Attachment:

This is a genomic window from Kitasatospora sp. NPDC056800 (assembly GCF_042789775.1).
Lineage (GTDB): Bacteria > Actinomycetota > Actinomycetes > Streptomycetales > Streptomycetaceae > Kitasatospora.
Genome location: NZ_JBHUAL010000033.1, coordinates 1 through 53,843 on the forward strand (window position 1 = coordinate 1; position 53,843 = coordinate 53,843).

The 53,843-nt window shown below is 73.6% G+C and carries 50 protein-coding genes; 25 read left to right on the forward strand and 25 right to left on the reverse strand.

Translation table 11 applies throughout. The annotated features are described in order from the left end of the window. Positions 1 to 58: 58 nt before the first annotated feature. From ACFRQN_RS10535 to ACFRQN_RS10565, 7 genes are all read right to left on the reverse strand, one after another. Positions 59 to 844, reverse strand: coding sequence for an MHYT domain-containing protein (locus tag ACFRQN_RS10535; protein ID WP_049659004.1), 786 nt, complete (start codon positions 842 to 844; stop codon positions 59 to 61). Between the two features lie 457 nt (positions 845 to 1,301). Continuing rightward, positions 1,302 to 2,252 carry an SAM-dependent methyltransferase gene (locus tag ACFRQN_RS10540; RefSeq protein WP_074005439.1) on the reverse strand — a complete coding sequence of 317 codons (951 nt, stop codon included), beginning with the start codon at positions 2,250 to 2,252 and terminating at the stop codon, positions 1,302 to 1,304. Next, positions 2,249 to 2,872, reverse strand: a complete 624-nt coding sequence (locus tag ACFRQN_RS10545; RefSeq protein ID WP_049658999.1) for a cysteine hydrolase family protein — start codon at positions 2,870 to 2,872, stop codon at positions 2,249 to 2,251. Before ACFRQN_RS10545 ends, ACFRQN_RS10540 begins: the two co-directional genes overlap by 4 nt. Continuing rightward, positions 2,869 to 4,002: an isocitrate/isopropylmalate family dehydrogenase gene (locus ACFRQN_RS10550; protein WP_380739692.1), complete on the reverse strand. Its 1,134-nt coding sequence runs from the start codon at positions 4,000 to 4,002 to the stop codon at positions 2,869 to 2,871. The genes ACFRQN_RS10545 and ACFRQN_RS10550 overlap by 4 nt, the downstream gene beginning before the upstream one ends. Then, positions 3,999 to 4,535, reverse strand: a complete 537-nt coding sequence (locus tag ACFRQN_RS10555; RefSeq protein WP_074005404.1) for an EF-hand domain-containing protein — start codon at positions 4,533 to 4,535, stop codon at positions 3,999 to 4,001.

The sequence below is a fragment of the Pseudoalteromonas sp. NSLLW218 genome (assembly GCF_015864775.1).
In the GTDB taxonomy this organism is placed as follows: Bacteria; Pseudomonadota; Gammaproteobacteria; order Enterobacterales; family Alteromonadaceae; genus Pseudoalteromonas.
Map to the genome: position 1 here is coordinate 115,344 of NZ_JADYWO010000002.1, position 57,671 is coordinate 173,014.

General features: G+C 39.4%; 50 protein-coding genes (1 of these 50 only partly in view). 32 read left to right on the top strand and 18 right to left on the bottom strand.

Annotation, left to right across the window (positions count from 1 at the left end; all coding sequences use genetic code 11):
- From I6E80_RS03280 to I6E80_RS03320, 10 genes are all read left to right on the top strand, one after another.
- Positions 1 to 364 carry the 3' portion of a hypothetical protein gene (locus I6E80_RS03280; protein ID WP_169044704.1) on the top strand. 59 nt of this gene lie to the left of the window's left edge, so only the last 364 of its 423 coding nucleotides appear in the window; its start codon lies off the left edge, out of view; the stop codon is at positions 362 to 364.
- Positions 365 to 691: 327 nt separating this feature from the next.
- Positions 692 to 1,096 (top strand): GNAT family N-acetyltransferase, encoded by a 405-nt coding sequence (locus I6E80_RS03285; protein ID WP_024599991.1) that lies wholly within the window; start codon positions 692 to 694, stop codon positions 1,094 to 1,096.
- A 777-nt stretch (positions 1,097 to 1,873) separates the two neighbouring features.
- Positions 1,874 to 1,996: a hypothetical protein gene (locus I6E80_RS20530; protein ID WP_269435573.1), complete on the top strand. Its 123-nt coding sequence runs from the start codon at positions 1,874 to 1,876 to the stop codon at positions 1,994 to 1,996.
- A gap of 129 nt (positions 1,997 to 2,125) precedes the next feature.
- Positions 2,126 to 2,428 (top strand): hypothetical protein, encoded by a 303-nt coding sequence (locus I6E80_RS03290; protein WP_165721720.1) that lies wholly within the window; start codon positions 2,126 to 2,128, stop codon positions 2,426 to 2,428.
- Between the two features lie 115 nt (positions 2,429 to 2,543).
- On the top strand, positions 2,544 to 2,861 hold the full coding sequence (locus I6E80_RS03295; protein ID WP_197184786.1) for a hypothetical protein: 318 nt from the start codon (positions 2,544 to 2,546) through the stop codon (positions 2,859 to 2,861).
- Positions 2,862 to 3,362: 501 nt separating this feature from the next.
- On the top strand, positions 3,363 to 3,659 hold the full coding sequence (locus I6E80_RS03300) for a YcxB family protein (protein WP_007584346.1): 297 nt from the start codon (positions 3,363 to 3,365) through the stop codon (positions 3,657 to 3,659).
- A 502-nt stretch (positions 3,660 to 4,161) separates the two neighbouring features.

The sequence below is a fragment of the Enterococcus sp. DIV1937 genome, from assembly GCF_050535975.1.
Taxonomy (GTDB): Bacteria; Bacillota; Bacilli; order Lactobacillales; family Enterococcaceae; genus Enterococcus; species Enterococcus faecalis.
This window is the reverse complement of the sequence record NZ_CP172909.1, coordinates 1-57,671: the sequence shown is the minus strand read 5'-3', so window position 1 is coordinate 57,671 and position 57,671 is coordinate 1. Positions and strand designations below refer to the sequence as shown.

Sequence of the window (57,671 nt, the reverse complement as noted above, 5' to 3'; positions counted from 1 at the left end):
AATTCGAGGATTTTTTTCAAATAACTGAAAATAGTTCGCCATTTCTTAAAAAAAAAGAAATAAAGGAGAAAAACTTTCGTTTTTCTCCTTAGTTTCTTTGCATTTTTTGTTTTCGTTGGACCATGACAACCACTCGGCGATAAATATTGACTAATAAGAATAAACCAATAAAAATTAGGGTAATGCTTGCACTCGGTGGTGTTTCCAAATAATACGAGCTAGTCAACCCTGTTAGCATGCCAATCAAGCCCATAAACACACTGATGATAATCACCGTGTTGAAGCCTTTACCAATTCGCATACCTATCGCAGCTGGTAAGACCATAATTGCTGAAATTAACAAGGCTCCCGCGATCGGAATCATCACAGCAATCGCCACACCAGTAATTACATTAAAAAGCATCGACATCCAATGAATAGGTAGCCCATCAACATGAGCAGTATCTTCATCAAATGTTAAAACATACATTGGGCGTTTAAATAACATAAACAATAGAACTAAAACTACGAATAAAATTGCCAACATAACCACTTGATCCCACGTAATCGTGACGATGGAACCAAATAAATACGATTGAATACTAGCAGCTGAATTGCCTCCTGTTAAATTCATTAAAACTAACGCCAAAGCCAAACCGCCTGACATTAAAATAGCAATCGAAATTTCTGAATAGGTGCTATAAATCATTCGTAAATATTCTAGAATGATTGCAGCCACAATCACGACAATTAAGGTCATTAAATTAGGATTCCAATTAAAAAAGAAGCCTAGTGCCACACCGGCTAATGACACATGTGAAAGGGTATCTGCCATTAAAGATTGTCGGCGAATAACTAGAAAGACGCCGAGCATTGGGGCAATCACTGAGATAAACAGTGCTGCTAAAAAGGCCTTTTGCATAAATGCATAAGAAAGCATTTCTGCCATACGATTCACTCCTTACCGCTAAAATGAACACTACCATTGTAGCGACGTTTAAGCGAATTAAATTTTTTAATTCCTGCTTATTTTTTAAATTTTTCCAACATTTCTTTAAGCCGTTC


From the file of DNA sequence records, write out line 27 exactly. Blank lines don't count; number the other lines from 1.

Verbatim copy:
Sequence of the window (57,671 nt, the reverse complement as noted above, 5' to 3'; positions counted from 1 at the left end):